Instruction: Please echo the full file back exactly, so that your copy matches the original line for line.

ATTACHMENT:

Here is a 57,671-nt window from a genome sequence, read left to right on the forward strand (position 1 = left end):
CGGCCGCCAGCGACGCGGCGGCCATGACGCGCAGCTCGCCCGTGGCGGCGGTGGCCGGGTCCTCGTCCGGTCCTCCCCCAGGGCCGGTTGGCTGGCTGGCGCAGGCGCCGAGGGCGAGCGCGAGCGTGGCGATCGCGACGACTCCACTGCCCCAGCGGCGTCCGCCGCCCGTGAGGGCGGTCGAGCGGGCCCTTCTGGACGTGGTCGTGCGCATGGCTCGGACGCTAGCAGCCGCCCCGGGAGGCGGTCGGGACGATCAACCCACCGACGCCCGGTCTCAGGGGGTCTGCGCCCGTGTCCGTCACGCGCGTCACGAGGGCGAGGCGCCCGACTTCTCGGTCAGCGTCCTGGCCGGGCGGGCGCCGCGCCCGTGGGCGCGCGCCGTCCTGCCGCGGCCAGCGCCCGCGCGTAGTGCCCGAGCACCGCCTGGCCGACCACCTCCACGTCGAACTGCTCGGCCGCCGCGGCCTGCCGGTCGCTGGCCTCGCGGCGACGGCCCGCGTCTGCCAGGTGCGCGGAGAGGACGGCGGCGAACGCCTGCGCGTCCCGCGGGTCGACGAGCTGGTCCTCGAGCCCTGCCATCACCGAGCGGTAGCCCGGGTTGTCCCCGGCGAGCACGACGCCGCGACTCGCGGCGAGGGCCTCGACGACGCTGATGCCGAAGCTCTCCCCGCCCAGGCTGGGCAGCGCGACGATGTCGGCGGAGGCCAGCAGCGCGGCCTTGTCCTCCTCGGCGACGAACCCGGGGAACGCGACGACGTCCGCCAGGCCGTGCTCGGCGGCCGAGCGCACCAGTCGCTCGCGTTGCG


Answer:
Here is a 57,671-nt window from a genome sequence, read left to right on the forward strand (position 1 = left end):
CGGCCGCCAGCGACGCGGCGGCCATGACGCGCAGCTCGCCCGTGGCGGCGGTGGCCGGGTCCTCGTCCGGTCCTCCCCCAGGGCCGGTTGGCTGGCTGGCGCAGGCGCCGAGGGCGAGCGCGAGCGTGGCGATCGCGACGACTCCACTGCCCCAGCGGCGTCCGCCGCCCGTGAGGGCGGTCGAGCGGGCCCTTCTGGACGTGGTCGTGCGCATGGCTCGGACGCTAGCAGCCGCCCCGGGAGGCGGTCGGGACGATCAACCCACCGACGCCCGGTCTCAGGGGGTCTGCGCCCGTGTCCGTCACGCGCGTCACGAGGGCGAGGCGCCCGACTTCTCGGTCAGCGTCCTGGCCGGGCGGGCGCCGCGCCCGTGGGCGCGCGCCGTCCTGCCGCGGCCAGCGCCCGCGCGTAGTGCCCGAGCACCGCCTGGCCGACCACCTCCACGTCGAACTGCTCGGCCGCCGCGGCCTGCCGGTCGCTGGCCTCGCGGCGACGGCCCGCGTCTGCCAGGTGCGCGGAGAGGACGGCGGCGAACGCCTGCGCGTCCCGCGGGTCGACGAGCTGGTCCTCGAGCCCTGCCATCACCGAGCGGTAGCCCGGGTTGTCCCCGGCGAGCACGACGCCGCGACTCGCGGCGAGGGCCTCGACGACGCTGATGCCGAAGCTCTCCCCGCCCAGGCTGGGCAGCGCGACGATGTCGGCGGAGGCCAGCAGCGCGGCCTTGTCCTCCTCGGCGACGAACCCGGGGAACGCGACGACGTCCGCCAGGCCGTGCTCGGCGGCCGAGCGCACCAGTCGCTCGCGTTGCG